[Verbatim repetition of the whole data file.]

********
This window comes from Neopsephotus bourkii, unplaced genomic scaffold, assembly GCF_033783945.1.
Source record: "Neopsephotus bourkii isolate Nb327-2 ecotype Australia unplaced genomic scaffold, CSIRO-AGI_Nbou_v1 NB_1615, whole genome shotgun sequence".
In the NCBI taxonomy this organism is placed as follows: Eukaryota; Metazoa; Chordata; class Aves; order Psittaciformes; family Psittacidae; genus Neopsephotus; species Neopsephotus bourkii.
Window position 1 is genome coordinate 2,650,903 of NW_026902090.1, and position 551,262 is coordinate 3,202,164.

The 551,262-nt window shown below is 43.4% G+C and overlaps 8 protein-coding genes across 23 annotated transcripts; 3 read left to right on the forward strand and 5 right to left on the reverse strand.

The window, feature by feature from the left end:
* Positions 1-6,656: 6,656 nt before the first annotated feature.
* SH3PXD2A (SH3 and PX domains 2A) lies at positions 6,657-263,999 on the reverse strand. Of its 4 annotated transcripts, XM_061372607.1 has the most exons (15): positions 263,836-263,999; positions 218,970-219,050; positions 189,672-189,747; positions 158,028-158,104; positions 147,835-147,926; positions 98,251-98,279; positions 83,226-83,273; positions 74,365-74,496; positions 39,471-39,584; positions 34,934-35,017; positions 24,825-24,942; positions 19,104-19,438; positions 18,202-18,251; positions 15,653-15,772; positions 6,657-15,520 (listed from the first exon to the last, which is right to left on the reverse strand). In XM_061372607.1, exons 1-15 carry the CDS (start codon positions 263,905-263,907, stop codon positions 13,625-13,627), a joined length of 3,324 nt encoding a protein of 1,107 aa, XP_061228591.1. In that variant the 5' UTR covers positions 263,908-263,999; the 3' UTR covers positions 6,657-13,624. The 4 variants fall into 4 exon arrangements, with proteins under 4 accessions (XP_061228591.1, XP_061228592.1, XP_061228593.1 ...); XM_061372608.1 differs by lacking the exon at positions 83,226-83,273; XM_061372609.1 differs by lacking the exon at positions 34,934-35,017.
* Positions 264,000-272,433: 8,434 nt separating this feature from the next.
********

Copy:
This window comes from Neopsephotus bourkii, unplaced genomic scaffold, assembly GCF_033783945.1.
Source record: "Neopsephotus bourkii isolate Nb327-2 ecotype Australia unplaced genomic scaffold, CSIRO-AGI_Nbou_v1 NB_1615, whole genome shotgun sequence".
In the NCBI taxonomy this organism is placed as follows: Eukaryota; Metazoa; Chordata; class Aves; order Psittaciformes; family Psittacidae; genus Neopsephotus; species Neopsephotus bourkii.
Window position 1 is genome coordinate 2,650,903 of NW_026902090.1, and position 551,262 is coordinate 3,202,164.

The 551,262-nt window shown below is 43.4% G+C and overlaps 8 protein-coding genes across 23 annotated transcripts; 3 read left to right on the forward strand and 5 right to left on the reverse strand.

The window, feature by feature from the left end:
* Positions 1-6,656: 6,656 nt before the first annotated feature.
* SH3PXD2A (SH3 and PX domains 2A) lies at positions 6,657-263,999 on the reverse strand. Of its 4 annotated transcripts, XM_061372607.1 has the most exons (15): positions 263,836-263,999; positions 218,970-219,050; positions 189,672-189,747; positions 158,028-158,104; positions 147,835-147,926; positions 98,251-98,279; positions 83,226-83,273; positions 74,365-74,496; positions 39,471-39,584; positions 34,934-35,017; positions 24,825-24,942; positions 19,104-19,438; positions 18,202-18,251; positions 15,653-15,772; positions 6,657-15,520 (listed from the first exon to the last, which is right to left on the reverse strand). In XM_061372607.1, exons 1-15 carry the CDS (start codon positions 263,905-263,907, stop codon positions 13,625-13,627), a joined length of 3,324 nt encoding a protein of 1,107 aa, XP_061228591.1. In that variant the 5' UTR covers positions 263,908-263,999; the 3' UTR covers positions 6,657-13,624. The 4 variants fall into 4 exon arrangements, with proteins under 4 accessions (XP_061228591.1, XP_061228592.1, XP_061228593.1 ...); XM_061372608.1 differs by lacking the exon at positions 83,226-83,273; XM_061372609.1 differs by lacking the exon at positions 34,934-35,017.
* Positions 264,000-272,433: 8,434 nt separating this feature from the next.